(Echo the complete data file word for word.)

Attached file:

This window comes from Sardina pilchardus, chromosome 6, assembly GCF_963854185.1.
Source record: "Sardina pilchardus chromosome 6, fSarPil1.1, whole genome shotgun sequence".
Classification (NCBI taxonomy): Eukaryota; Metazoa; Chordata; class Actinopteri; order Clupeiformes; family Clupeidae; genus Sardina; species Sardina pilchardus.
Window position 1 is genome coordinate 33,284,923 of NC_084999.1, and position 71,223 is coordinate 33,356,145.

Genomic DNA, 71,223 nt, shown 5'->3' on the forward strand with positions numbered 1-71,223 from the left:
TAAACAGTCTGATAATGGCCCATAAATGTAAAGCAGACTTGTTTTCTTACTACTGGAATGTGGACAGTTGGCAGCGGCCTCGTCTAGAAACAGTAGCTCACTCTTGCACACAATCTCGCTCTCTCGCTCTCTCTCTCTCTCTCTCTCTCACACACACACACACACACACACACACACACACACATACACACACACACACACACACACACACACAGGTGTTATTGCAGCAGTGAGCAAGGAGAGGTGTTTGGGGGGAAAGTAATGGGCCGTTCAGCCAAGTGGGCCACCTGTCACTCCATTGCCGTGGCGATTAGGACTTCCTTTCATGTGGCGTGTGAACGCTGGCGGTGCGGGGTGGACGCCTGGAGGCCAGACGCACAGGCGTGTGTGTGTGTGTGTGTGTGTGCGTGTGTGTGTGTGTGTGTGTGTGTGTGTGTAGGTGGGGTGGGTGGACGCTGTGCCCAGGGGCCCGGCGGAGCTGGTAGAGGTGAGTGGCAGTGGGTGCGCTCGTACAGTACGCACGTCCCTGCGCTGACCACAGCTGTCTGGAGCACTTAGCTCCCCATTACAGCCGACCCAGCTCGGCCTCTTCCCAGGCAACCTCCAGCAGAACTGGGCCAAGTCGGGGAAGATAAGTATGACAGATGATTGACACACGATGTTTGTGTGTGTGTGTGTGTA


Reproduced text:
This window comes from Sardina pilchardus, chromosome 6, assembly GCF_963854185.1.
Source record: "Sardina pilchardus chromosome 6, fSarPil1.1, whole genome shotgun sequence".
Classification (NCBI taxonomy): Eukaryota; Metazoa; Chordata; class Actinopteri; order Clupeiformes; family Clupeidae; genus Sardina; species Sardina pilchardus.
Window position 1 is genome coordinate 33,284,923 of NC_084999.1, and position 71,223 is coordinate 33,356,145.

Genomic DNA, 71,223 nt, shown 5'->3' on the forward strand with positions numbered 1-71,223 from the left:
TAAACAGTCTGATAATGGCCCATAAATGTAAAGCAGACTTGTTTTCTTACTACTGGAATGTGGACAGTTGGCAGCGGCCTCGTCTAGAAACAGTAGCTCACTCTTGCACACAATCTCGCTCTCTCGCTCTCTCTCTCTCTCTCTCTCTCACACACACACACACACACACACACACACACACACATACACACACACACACACACACACACACACAGGTGTTATTGCAGCAGTGAGCAAGGAGAGGTGTTTGGGGGGAAAGTAATGGGCCGTTCAGCCAAGTGGGCCACCTGTCACTCCATTGCCGTGGCGATTAGGACTTCCTTTCATGTGGCGTGTGAACGCTGGCGGTGCGGGGTGGACGCCTGGAGGCCAGACGCACAGGCGTGTGTGTGTGTGTGTGTGTGTGCGTGTGTGTGTGTGTGTGTGTGTGTGTGTGTAGGTGGGGTGGGTGGACGCTGTGCCCAGGGGCCCGGCGGAGCTGGTAGAGGTGAGTGGCAGTGGGTGCGCTCGTACAGTACGCACGTCCCTGCGCTGACCACAGCTGTCTGGAGCACTTAGCTCCCCATTACAGCCGACCCAGCTCGGCCTCTTCCCAGGCAACCTCCAGCAGAACTGGGCCAAGTCGGGGAAGATAAGTATGACAGATGATTGACACACGATGTTTGTGTGTGTGTGTGTGTA